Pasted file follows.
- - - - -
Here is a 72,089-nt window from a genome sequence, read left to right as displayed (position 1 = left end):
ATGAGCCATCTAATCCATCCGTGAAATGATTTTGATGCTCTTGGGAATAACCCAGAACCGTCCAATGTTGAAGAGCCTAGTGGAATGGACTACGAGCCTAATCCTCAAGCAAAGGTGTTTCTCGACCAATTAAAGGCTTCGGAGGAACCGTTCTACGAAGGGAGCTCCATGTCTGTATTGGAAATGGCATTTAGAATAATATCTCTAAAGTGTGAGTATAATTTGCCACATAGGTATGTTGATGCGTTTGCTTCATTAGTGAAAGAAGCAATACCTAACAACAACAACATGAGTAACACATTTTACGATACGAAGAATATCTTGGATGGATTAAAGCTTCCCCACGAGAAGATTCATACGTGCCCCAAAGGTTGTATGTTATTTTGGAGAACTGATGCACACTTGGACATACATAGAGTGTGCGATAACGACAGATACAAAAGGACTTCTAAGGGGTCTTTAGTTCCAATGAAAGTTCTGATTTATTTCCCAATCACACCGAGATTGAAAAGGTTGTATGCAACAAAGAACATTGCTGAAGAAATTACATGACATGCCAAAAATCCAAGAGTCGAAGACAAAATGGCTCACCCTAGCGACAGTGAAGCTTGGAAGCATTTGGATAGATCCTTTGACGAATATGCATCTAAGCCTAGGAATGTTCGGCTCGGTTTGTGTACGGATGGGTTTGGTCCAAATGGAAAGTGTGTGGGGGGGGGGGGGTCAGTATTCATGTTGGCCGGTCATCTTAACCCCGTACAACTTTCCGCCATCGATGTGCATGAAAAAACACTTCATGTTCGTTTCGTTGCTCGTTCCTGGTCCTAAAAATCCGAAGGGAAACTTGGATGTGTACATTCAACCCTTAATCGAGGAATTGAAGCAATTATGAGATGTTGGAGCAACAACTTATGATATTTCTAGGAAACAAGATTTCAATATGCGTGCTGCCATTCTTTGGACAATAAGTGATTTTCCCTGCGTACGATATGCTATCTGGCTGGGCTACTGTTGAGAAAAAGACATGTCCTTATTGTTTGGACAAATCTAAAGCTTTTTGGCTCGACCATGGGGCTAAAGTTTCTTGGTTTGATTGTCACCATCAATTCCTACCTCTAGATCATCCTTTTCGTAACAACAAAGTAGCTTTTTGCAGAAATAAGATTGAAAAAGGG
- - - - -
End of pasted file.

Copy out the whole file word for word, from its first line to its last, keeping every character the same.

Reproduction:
Here is a 72,089-nt window from a genome sequence, read left to right as displayed (position 1 = left end):
ATGAGCCATCTAATCCATCCGTGAAATGATTTTGATGCTCTTGGGAATAACCCAGAACCGTCCAATGTTGAAGAGCCTAGTGGAATGGACTACGAGCCTAATCCTCAAGCAAAGGTGTTTCTCGACCAATTAAAGGCTTCGGAGGAACCGTTCTACGAAGGGAGCTCCATGTCTGTATTGGAAATGGCATTTAGAATAATATCTCTAAAGTGTGAGTATAATTTGCCACATAGGTATGTTGATGCGTTTGCTTCATTAGTGAAAGAAGCAATACCTAACAACAACAACATGAGTAACACATTTTACGATACGAAGAATATCTTGGATGGATTAAAGCTTCCCCACGAGAAGATTCATACGTGCCCCAAAGGTTGTATGTTATTTTGGAGAACTGATGCACACTTGGACATACATAGAGTGTGCGATAACGACAGATACAAAAGGACTTCTAAGGGGTCTTTAGTTCCAATGAAAGTTCTGATTTATTTCCCAATCACACCGAGATTGAAAAGGTTGTATGCAACAAAGAACATTGCTGAAGAAATTACATGACATGCCAAAAATCCAAGAGTCGAAGACAAAATGGCTCACCCTAGCGACAGTGAAGCTTGGAAGCATTTGGATAGATCCTTTGACGAATATGCATCTAAGCCTAGGAATGTTCGGCTCGGTTTGTGTACGGATGGGTTTGGTCCAAATGGAAAGTGTGTGGGGGGGGGGGGGTCAGTATTCATGTTGGCCGGTCATCTTAACCCCGTACAACTTTCCGCCATCGATGTGCATGAAAAAACACTTCATGTTCGTTTCGTTGCTCGTTCCTGGTCCTAAAAATCCGAAGGGAAACTTGGATGTGTACATTCAACCCTTAATCGAGGAATTGAAGCAATTATGAGATGTTGGAGCAACAACTTATGATATTTCTAGGAAACAAGATTTCAATATGCGTGCTGCCATTCTTTGGACAATAAGTGATTTTCCCTGCGTACGATATGCTATCTGGCTGGGCTACTGTTGAGAAAAAGACATGTCCTTATTGTTTGGACAAATCTAAAGCTTTTTGGCTCGACCATGGGGCTAAAGTTTCTTGGTTTGATTGTCACCATCAATTCCTACCTCTAGATCATCCTTTTCGTAACAACAAAGTAGCTTTTTGCAGAAATAAGATTGAAAAAGGG